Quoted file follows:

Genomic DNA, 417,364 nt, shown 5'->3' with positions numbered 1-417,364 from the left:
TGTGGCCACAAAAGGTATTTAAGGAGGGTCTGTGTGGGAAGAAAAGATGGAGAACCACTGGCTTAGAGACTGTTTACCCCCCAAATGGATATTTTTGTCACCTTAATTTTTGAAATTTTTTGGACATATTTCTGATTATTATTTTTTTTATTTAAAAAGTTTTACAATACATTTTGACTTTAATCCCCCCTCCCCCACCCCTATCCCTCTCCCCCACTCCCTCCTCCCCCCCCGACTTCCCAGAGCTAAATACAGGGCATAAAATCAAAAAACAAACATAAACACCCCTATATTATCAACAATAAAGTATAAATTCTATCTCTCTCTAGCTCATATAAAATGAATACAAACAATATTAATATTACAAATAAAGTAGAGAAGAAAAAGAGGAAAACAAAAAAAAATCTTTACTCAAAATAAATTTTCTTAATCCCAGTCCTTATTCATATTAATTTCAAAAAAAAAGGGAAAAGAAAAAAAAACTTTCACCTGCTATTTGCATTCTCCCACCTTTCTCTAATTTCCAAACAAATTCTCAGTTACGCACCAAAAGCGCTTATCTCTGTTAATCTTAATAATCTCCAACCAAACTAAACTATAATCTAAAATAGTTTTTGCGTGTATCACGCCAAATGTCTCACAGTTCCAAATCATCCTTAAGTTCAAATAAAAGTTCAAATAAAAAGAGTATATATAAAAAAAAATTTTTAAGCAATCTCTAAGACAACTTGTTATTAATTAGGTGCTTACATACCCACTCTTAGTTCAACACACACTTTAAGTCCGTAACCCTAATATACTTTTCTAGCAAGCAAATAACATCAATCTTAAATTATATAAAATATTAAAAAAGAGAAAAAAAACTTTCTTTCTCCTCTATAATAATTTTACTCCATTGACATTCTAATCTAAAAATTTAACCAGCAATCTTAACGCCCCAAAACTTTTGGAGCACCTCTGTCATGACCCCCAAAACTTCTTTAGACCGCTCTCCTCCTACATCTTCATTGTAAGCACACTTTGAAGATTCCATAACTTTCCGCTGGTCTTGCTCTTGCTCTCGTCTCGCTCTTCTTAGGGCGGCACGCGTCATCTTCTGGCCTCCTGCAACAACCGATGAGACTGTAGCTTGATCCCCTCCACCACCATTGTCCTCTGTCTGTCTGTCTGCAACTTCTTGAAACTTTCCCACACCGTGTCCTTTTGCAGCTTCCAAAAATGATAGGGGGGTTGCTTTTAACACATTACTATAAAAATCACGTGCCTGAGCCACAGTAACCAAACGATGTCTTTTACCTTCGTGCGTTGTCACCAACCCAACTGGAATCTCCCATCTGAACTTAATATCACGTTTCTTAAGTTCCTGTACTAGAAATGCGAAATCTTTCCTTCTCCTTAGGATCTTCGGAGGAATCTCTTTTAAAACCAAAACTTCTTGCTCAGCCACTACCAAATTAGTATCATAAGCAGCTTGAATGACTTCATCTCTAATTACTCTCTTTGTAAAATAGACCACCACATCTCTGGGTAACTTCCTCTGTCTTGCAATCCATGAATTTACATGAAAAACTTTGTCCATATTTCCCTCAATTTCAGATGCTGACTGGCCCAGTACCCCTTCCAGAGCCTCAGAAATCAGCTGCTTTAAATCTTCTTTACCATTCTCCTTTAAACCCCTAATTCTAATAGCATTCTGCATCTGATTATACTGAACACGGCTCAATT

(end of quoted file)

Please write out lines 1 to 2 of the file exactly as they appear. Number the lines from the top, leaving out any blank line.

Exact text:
Genomic DNA, 417,364 nt, shown 5'->3' with positions numbered 1-417,364 from the left:
TGTGGCCACAAAAGGTATTTAAGGAGGGTCTGTGTGGGAAGAAAAGATGGAGAACCACTGGCTTAGAGACTGTTTACCCCCCAAATGGATATTTTTGTCACCTTAATTTTTGAAATTTTTTGGACATATTTCTGATTATTATTTTTTTTATTTAAAAAGTTTTACAATACATTTTGACTTTAATCCCCCCTCCCCCACCCCTATCCCTCTCCCCCACTCCCTCCTCCCCCCCCGACTTCCCAGAGCTAAATACAGGGCATAAAATCAAAAAACAAACATAAACACCCCTATATTATCAACAATAAAGTATAAATTCTATCTCTCTCTAGCTCATATAAAATGAATACAAACAATATTAATATTACAAATAAAGTAGAGAAGAAAAAGAGGAAAACAAAAAAAAATCTTTACTCAAAATAAATTTTCTTAATCCCAGTCCTTATTCATATTAATTTCAAAAAAAAAGGGAAAAGAAAAAAAAACTTTCACCTGCTATTTGCATTCTCCCACCTTTCTCTAATTTCCAAACAAATTCTCAGTTACGCACCAAAAGCGCTTATCTCTGTTAATCTTAATAATCTCCAACCAAACTAAACTATAATCTAAAATAGTTTTTGCGTGTATCACGCCAAATGTCTCACAGTTCCAAATCATCCTTAAGTTCAAATAAAAGTTCAAATAAAAAGAGTATATATAAAAAAAAATTTTTAAGCAATCTCTAAGACAACTTGTTATTAATTAGGTGCTTACATACCCACTCTTAGTTCAACACACACTTTAAGTCCGTAACCCTAATATACTTTTCTAGCAAGCAAATAACATCAATCTTAAATTATATAAAATATTAAAAAAGAGAAAAAAAACTTTCTTTCTCCTCTATAATAATTTTACTCCATTGACATTCTAATCTAAAAATTTAACCAGCAATCTTAACGCCCCAAAACTTTTGGAGCACCTCTGTCATGACCCCCAAAACTTCTTTAGACCGCTCTCCTCCTACATCTTCATTGTAAGCACACTTTGAAGATTCCATAACTTTCCGCTGGTCTTGCTCTTGCTCTCGTCTCGCTCTTCTTAGGGCGGCACGCGTCATCTTCTGGCCTCCTGCAACAACCGATGAGACTGTAGCTTGATCCCCTCCACCACCATTGTCCTCTGTCTGTCTGTCTGCAACTTCTTGAAACTTTCCCACACCGTGTCCTTTTGCAGCTTCCAAAAATGATAGGGGGGTTGCTTTTAACACATTACTATAAAAATCACGTGCCTGAGCCACAGTAACCAAACGATGTCTTTTACCTTCGTGCGTTGTCACCAACCCAACTGGAATCTCCCATCTGAACTTAATATCACGTTTCTTAAGTTCCTGTACTAGAAATGCGAAATCTTTCCTTCTCCTTAGGATCTTCGGAGGAATCTCTTTTAAAACCAAAACTTCTTGCTCAGCCACTACCAAATTAGTATCATAAGCAGCTTGAATGACTTCATCTCTAATTACTCTCTTTGTAAAATAGACCACCACATCTCTGGGTAACTTCCTCTGTCTTGCAATCCATGAATTTACATGAAAAACTTTGTCCATATTTCCCTCAATTTCAGATGCTGACTGGCCCAGTACCCCTTCCAGAGCCTCAGAAATCAGCTGCTTTAAATCTTCTTTACCATTCTCCTTTAAACCCCTAATTCTAATAGCATTCTGCATCTGATTATACTGAACACGGCTCAATT